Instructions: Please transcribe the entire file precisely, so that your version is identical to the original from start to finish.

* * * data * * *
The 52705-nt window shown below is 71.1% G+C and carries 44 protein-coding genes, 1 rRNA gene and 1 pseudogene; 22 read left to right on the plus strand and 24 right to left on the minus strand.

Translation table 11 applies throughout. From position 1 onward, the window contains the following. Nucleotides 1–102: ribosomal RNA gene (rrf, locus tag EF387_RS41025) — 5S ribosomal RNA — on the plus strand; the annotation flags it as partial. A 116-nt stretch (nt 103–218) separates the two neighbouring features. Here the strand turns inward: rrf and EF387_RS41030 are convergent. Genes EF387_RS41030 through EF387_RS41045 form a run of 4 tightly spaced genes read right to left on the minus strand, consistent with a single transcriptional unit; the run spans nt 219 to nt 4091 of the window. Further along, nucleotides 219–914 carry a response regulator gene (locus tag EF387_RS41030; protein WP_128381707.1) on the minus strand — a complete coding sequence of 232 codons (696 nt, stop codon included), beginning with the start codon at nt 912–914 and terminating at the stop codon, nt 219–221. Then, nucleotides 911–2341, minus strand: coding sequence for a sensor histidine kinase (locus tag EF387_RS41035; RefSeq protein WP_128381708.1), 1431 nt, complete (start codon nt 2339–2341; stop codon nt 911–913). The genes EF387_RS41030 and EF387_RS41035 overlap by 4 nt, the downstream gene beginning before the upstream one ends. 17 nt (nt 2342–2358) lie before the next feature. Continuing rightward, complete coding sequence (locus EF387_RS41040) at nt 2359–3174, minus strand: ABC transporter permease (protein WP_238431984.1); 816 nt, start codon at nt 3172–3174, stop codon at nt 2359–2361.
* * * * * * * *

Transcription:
The 52705-nt window shown below is 71.1% G+C and carries 44 protein-coding genes, 1 rRNA gene and 1 pseudogene; 22 read left to right on the plus strand and 24 right to left on the minus strand.

Translation table 11 applies throughout. From position 1 onward, the window contains the following. Nucleotides 1–102: ribosomal RNA gene (rrf, locus tag EF387_RS41025) — 5S ribosomal RNA — on the plus strand; the annotation flags it as partial. A 116-nt stretch (nt 103–218) separates the two neighbouring features. Here the strand turns inward: rrf and EF387_RS41030 are convergent. Genes EF387_RS41030 through EF387_RS41045 form a run of 4 tightly spaced genes read right to left on the minus strand, consistent with a single transcriptional unit; the run spans nt 219 to nt 4091 of the window. Further along, nucleotides 219–914 carry a response regulator gene (locus tag EF387_RS41030; protein WP_128381707.1) on the minus strand — a complete coding sequence of 232 codons (696 nt, stop codon included), beginning with the start codon at nt 912–914 and terminating at the stop codon, nt 219–221. Then, nucleotides 911–2341, minus strand: coding sequence for a sensor histidine kinase (locus tag EF387_RS41035; RefSeq protein WP_128381708.1), 1431 nt, complete (start codon nt 2339–2341; stop codon nt 911–913). The genes EF387_RS41030 and EF387_RS41035 overlap by 4 nt, the downstream gene beginning before the upstream one ends. 17 nt (nt 2342–2358) lie before the next feature. Continuing rightward, complete coding sequence (locus EF387_RS41040) at nt 2359–3174, minus strand: ABC transporter permease (protein WP_238431984.1); 816 nt, start codon at nt 3172–3174, stop codon at nt 2359–2361.